Balearic regional government looking at ways to exclude foreign buyers of holiday-homes, who some blame for high house prices

holiday-homes in the balearics
Holiday-home in the Balearics

The Balearic regional government has set up a working group to look at the options available to reduce the number of foreign buyers of holiday homes on the islands.

Rents are high, house prices are even higher, and social housing barely exists, so it’s hardly surprising that housing access has become a political hot-potato in the Balearics, where the physical reality of islands coupled, with a dysfunctional planning system, mean that building land is scarce. Some local politicians point the finger of blame at foreigners buying holiday-homes on the archipelago.

Locals grumble they can’t afford to buy or rent homes on the islands where the average home costs 16.8 years of average salary (compared to a national average of 7.8 years, and 9 in Madrid), and house prices rose 19% last year (and 23% year-on-year in January), according to the Spanish notaries’ association, and 10% according to the National Institute of Statistics. Given that foreign buyers were responsible for 39% of all property purchases in the region in the last quarter of 2021, housing activists argue that wealthy foreigners buying holiday-homes on the islands are to blame for driving up prices across the board.

This problem has been bubbling away for a long time, but this is the first time the regional authority has taken the step of singling out foreign buyers for special treatment. In response to a parliamentary motion by Minorca’s eco-left political party Més per Menorca the Balearic government has agreed to set up a working group to study measures to limit the access of foreign buyers to the region’s housing market. The group has one year to report its findings.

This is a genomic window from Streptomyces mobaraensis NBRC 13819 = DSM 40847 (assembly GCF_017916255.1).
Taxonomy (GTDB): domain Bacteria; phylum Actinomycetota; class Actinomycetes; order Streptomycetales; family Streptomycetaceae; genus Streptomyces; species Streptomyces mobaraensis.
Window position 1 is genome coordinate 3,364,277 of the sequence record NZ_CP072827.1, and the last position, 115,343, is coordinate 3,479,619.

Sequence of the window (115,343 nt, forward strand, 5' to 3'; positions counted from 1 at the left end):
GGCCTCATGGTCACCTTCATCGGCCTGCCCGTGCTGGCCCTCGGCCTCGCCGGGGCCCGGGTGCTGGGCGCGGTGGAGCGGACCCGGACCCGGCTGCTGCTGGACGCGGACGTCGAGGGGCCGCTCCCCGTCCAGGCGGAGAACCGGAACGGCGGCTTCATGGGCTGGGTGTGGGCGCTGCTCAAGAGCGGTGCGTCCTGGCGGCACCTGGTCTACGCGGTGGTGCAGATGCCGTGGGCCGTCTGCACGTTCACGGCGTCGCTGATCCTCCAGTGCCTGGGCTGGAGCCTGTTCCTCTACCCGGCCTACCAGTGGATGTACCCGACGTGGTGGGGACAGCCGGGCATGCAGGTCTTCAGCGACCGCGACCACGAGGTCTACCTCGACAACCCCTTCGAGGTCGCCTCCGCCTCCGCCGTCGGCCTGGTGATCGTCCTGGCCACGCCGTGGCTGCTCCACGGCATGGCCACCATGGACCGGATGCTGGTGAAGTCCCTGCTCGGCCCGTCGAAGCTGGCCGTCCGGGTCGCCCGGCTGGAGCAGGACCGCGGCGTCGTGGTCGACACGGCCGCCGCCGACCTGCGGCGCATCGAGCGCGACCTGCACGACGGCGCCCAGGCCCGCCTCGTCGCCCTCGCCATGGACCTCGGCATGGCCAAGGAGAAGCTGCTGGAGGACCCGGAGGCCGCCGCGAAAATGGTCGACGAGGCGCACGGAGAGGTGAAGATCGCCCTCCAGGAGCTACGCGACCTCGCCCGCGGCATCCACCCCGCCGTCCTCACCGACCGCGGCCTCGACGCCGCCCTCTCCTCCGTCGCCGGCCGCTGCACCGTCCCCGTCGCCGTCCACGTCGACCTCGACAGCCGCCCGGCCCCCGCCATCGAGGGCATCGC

“It’s not about restricting foreigners from the housing market, it’s about avoiding primary housing being bought by second-home owners,” says Josep Castells, the spokesman of Més per Menorca in the regional parliament. “There’s no element of xenophobia. The problem is there are too many holiday homes that perpetuate the problems of access to primary housing in the Balearics.”

Critics of the move say the housing problem is caused by a planning system and policies that restrict the supply of affordable housing, whilst pointing out that foreign buyers contribute handsomely to the local economy.

Excluding buyers from other EU countries could also be illegal. “It’s absolutely clear,” says Hans Lenz, a director of Engel & Völkers in Mallorca, and president of the Balearic National and International Property Association ABINI . “It would contravene European law, the free circulation of goods and capital, and would discriminate against EU members.”

The regional minister for housing and architecture Eduardo Robsy concedes that “the European Commission will have the last word.” In which case, the idea of excluding buyers from other EU countries has little chance of success.

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